Friday, September 22, 2006
Vienna Museum (and Siege)
The City museum is devoted to MUCH more than the TWO sieges the Turks laid to them, but that was all I cared about on this visit.
Here are some captured Turkish standards with their unmistakeable crescent (seen in Franz Josef Square).
This is an enormous painting of the second siege of 1682, visible in the background of the previous picture. In the center is Vienna, fortified like no other city I've seen, with walls ringing the city, a river diverted as a moat around those walls, and triangular fortresses built beyond that. They had a mock-up in the museum, but evidently I didn't photograph it.
The Turks brought gunpowder, from their conquests in east, which the Viennese didn't have yet. And Janissaries, young blue-eyed, blond Balkan men forcibly surrendered in youth as blood tribute. Brainwashed and indoctrinated into Islam as slaves, they carried little cannons on sticks and were feared for their ferocity. Defending the city were Venice's garrison plus some Swiss pikemen, that would shove the Janissaries back through the walls, when they breached them, with their 10-ft. pikes.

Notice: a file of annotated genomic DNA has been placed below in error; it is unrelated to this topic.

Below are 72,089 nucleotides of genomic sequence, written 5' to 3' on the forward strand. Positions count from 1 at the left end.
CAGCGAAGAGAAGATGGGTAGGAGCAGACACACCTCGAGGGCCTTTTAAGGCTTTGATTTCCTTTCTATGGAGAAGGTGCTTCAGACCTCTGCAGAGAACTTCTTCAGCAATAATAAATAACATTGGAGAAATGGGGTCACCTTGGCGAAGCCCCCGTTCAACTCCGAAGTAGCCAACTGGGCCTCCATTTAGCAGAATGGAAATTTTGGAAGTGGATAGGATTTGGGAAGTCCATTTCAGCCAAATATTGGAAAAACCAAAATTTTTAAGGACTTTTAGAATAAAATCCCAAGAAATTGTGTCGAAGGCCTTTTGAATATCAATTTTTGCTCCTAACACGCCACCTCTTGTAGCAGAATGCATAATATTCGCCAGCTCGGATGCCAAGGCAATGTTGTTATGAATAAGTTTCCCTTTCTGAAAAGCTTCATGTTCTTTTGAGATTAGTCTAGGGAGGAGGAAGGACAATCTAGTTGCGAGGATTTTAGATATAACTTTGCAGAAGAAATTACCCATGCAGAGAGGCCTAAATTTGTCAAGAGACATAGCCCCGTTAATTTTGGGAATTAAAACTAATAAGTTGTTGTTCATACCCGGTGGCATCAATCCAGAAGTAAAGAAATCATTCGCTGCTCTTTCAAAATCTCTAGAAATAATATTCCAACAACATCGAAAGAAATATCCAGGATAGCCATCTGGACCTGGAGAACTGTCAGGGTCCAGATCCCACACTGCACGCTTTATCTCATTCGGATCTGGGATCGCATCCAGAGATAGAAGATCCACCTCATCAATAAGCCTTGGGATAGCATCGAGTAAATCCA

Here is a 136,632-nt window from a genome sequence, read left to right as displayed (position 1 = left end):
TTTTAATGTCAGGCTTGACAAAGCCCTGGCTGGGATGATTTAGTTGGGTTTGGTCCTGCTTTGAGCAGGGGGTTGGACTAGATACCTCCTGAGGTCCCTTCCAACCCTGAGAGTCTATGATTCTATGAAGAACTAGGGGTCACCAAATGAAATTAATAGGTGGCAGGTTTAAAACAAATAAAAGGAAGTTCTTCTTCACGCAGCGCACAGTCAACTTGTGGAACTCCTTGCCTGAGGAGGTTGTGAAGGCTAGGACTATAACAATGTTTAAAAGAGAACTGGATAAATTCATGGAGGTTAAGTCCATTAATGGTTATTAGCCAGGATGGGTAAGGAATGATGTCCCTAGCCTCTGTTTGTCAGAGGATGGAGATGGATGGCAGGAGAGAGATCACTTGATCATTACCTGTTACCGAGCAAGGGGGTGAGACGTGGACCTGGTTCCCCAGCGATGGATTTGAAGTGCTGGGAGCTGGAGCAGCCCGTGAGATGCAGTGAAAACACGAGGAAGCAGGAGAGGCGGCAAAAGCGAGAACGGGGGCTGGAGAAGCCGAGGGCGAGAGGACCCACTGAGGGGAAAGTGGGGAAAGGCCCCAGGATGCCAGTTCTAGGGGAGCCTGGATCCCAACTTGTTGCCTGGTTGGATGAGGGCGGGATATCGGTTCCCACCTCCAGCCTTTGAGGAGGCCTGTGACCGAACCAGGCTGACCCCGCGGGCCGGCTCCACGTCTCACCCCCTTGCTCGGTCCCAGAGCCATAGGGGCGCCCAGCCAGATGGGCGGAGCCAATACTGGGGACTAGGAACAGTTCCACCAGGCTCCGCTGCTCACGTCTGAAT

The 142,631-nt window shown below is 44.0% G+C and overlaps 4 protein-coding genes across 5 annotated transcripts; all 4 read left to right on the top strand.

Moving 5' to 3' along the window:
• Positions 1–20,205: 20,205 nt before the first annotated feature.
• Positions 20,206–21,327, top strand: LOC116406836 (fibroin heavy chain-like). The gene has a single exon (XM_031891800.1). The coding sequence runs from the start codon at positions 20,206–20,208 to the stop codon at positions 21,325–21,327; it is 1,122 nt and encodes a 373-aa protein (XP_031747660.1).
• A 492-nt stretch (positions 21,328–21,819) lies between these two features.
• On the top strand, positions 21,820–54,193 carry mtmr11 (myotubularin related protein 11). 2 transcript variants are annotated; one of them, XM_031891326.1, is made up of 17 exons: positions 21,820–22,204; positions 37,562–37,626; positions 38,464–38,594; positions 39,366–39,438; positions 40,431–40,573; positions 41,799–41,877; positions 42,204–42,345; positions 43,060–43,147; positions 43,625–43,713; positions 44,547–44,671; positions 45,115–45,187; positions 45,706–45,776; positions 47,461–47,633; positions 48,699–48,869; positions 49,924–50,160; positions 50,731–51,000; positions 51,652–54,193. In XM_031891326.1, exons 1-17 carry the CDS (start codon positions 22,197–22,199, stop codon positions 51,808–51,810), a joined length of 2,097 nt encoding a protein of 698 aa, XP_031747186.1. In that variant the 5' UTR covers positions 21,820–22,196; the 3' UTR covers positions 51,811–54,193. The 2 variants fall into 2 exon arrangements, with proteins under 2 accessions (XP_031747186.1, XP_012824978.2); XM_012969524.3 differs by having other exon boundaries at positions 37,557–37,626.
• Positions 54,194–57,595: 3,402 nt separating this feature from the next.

It was a damn-near thing. The Turks laid siege to Vienna (the second time) in July, 1683 - with 250,000 men. By September, Venice's defenders, never numbering more than 80,000, were exhausted, starved, and despairing. The Turks had tunnelled under her walls by now, and set off charges that brought whole sections down.
Not a moment too soon, The Polish King arrived with 80,000 and routed the Turks, for good, which is captured in this painting.
The date: September the Eleventh.
(The Turkish commander was subsequently beheaded in Belgrade for failing to take Vienna as they'd done Budapest. )
Odd un-PC piece found in the art section of the museum. "This one's called "The Islamic Project-Vienna". There's a mosque (which doesn't exist - yet) in the city center with goats, donkeys, and other trappings of 10th century life in the heart of one of Europe's finest Capitals.
This is EXACTLY what i see in my nightmares - which is why it was so shocking to find in Vienna. Perhaps its a subtle PC piece mocking us for our un-PC "Islamophobia". If it is, its not so funny now.
Here's the write-up beside it, in German, with Huntington's seminal work and name cited. I'm unsure of the intent. Better get this translated.